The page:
Earlier this month, the California Supreme Court heard oral argument in an important employment case involving proof in class actions. Oral arguments have been scheduled for April 2014 in three other important employment cases. The following is an overview of what is ahead for the California Supreme Court.

Salas v. Sierra Chemical

Oral Argument Set For: April 2, 2014

The Issue: Whether defenses of after-acquired evidence and unclean hands based on plaintiff's use of false documentation to obtain employment justify dismissal of plaintiff's Fair Employment and Housing Act ("FEHA") claims.

Appellate Court Decision: The Court of Appeal held that an undocumented worker who, during the hiring process, fraudulently claimed to have the legal right to work could not recover back pay for a wrongful termination or a failure to hire based on the defenses of after-acquired evidence and unclean hands. The Court of Appeal explained that undocumented workers generally are entitled to all the protections available under the FEHA. However, the court held that an individual who used a false social security number to obtain employment could not bring a failure to re-hire claim. Thus, the Court of Appeal affirmed the trial court's decision dismissing the plaintiff's claims based on the after acquired evidence and unclean hands doctrine.

Ayala v. Antelope Valley Newspapers

Oral Argument Set For: April 2, 2014

The Issue: Whether common issues predominate in a proposed class action involving claims that turn on whether members of the putative class are independent contractors or employees.

Appellate Court Decision: This Court of Appeal held that a group of newspaper carriers who claimed to have been misclassified as independent contractors could pursue a class action, even though there were material differences between class members as to several factors relating to whether they were employees or independent contractors. The court held that, even though some factors required an individualized inquiry, common issues predominated because other factors of the independent contractor test could be decided by common, class wide proof.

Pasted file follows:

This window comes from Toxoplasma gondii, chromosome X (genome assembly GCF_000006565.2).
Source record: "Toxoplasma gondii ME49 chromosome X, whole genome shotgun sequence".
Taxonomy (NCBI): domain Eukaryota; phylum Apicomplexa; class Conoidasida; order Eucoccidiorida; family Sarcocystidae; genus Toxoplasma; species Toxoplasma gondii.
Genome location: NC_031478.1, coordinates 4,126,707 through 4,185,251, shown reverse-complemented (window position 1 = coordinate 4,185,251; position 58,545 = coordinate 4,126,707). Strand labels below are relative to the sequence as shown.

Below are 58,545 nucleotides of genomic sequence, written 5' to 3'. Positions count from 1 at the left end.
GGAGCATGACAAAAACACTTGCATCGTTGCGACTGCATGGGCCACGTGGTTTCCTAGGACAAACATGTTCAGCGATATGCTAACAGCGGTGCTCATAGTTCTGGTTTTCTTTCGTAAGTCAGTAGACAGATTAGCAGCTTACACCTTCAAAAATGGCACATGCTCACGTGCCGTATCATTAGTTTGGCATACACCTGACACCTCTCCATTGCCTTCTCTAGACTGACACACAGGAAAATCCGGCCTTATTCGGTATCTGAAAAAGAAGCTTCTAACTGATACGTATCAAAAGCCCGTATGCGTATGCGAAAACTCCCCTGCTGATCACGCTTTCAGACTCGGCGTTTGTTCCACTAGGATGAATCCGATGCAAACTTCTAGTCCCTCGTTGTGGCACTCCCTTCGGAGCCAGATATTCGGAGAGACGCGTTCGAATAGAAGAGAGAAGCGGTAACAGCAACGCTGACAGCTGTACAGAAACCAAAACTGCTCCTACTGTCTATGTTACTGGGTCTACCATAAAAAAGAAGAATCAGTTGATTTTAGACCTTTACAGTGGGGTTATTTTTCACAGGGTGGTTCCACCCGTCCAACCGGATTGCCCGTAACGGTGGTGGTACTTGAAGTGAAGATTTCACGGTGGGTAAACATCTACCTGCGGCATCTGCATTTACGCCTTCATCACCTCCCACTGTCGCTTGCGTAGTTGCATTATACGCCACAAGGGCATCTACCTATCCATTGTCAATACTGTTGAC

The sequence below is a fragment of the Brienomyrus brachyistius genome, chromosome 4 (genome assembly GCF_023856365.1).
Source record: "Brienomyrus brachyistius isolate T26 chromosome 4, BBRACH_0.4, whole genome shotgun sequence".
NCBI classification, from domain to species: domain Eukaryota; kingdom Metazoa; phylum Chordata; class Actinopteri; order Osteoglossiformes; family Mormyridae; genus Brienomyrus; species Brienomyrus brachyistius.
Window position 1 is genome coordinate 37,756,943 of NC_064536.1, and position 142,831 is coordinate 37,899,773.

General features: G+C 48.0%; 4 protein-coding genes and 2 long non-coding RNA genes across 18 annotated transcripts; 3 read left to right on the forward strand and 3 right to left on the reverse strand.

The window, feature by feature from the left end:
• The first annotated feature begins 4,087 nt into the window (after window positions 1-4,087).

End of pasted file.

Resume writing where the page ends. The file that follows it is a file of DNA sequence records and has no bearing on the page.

Iskanian v. CLS Transportation of Los Angeles

Oral Argument Set for: April 3, 2014

The Issue: Whether class action waivers in arbitration agreements are enforceable in the wake of AT&T Mobility v. Concepcion as applied to class actions and representative actions under PAGA.

Appellate Court Decision: The Court of Appeal held that a class action waiver in an employment arbitration agreement was enforceable, thereby requiring the plaintiffs to proceed only on their individual claims and not on their class claims. This was the first California decision to hold that the United States Supreme Court's decision in AT&T Mobility v. Concepcion invalidated the California Supreme Court's decision in Gentry v. Superior Court, which held that class action waivers are unenforceable in certain situations. The Court of Appeal found that, in light of Concepcion, the Federal Arbitration Act ("FAA") preempts all state rules that disregard the terms of an arbitration agreement and, thus, the agreement's express waiver of class arbitration must be honored. The Court of Appeal also rejected the employee's argument that his right to pursue a PAGA representative action could proceed in arbitration despite the express terms of the arbitration agreement.

Duran v. U.S Bank

Oral Argument: Recently argued on March 4, 2014 (read more about it here).

The Issue: Whether statistical sampling evidence is enough to establish class liability in misclassification/overtime cases.

Appellate Court Decision: The Court of Appeal reversed a $15 million judgment for a class of bank officers who claimed that they had been misclassified as exempt. The trial court permitted them to use statistical sampling to prove both class-wide liability and damages. But, the Court of Appeal disagreed and reasoned that this "trial by formula" approach violated due process in numerous ways: "[W]e have never advocated that the expediency afforded by class action litigation should take precedence over a defendant's right to substantive and procedural due process." Although the appellate decision in Duran promised to end an era in which California plaintiffs could use junk science and skirt due process, all in the name of class action expediency, the California Supreme Court halted this development in its tracks by granting review of the Duran decision. The high court is expected to rule in the case by mid-2014.